An empty victory for the PUC majority, a feminine perspective

At times I found it extremely difficult to watch the Pacific Union Conference emergency constituency meeting online Sunday, and had to step out of the room a couple times in frustration. It was hard to hear people twist scripture and the writings of Ellen White, as they attempted to make their desires appear holy. Even though the majority who attended were of the same opinion, God still miraculously intervened amid misinformation and highly charged emotional appeals for equality. Now that the much-advertised PUC meeting is over, people are asking, “What exactly happened and how are things different?” 

Many people are unaware the primary purpose for this meeting was to push through a change in the union’s bylaws so it could legitimize the ordaining of women without being at odds with General Conference policy.

So when the vote to change the bylaws failed by one percent, some delegates noted an audible groan in the room. Why? Continuing to vote the second motion was, at that point, an empty victory. After all, the PUC was already ordaining female pastors.

Documents given to delegates by the legal counsel made clear that if the motion to change the bylaws failed, they would still vote on the second motion to ordain women simply so “… the constituency’s voice be heard.” Ridiculously, other than affirming what the union is currently doing and as a public relations stunt, there was no change in policy made in Sunday’s vote. The motion regarding gender was still voted, perhaps largely to mitigate the appearance the union had just wasted an obscene amount of time and money for naught. Hundreds of thousands of dollars were spent on this meeting. A friend commented to me afterwards, “This makes me rethink where I give my tithe money.” Although I believe the church is the storehouse, I understand why she feels that way.

Furthermore, it appeared everything that could possibly be done to manipulate the decision of the delegates was done. For three months, the PUC Recorder was jammed with biased, one-sided articles arguing for the ordination of women. It acted as a bully pulpit for women’s ordination, if you will. 

Also, a day before the constituency meeting, Loma Linda University Church had a special two-hour “informational meeting” for delegates that was also streamed on the internet. This lopsided “pep rally” led by union and conference officers was solely dedicated to urging delegates to vote in favor of the motions. Absolutely no time was given to represent opposing viewpoints, held by the majority of Adventists.

If all that wasn’t enough, at Sunday’s constituency session our General Conference President Ted Wilson was rudely interrupted by a woman as he was respectfully articulating reasons to not vote the motions. This was followed with the proponents of women’s ordination clapping and jeering. I couldn’t help but think this was surely one time where quieting a clucking woman in church should have applied. I was appalled at such a lack of respect for our president, and the sorely underrepresented “other” viewpoint.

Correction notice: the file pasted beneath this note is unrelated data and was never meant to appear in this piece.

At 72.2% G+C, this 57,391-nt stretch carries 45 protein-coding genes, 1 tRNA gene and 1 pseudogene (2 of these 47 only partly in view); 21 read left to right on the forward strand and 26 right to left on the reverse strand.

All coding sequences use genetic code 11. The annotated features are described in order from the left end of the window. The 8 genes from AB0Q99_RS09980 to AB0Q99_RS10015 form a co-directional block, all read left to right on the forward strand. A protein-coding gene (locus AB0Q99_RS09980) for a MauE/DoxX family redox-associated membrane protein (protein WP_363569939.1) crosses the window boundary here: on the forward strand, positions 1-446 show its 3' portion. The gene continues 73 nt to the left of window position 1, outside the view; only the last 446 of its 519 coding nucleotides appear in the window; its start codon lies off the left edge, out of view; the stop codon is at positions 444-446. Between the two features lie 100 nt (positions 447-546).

Finally, the delegates were basically forced to listen to three lengthy pro women’s ordination sermons as Sunday’s meeting wrapped up. The sermons were represented as “informational” but were obviously one final burst of emotional propaganda to manipulate delegates immediately before the vote. Other than the two minute sound bites, no time was given to represent the majority of Adventists.

The structure of the meeting was more akin to a political convention filled with all the usual emotional appeals and propaganda rather than a church constituency meeting. Even though there was a boast of love and unity from proponents of women’s ordination, there was little respect shown, even to the person representing the church’s highest authority. It was jaw dropping how the North American Division Vice-President Ernest Castillo derided Elder Wilson, who represented the one main voice in opposition to the rebellion. It was easy to see what spirit was in control.

It appeared the deck was stacked, but God still intervened. Praise Him the change to the bylaws failed. This means the PUC is still out of harmony and policy with the world church, and something has to be done. 

As a spectator watching the shenanigans of the PUC, I hope to see the General Conference Executive Committee in October effectively discipline this union with a loving but firm hand at the annual council. And I know I speak for other women as well, who also value the distinct God-given roles of men and women in the home and church.

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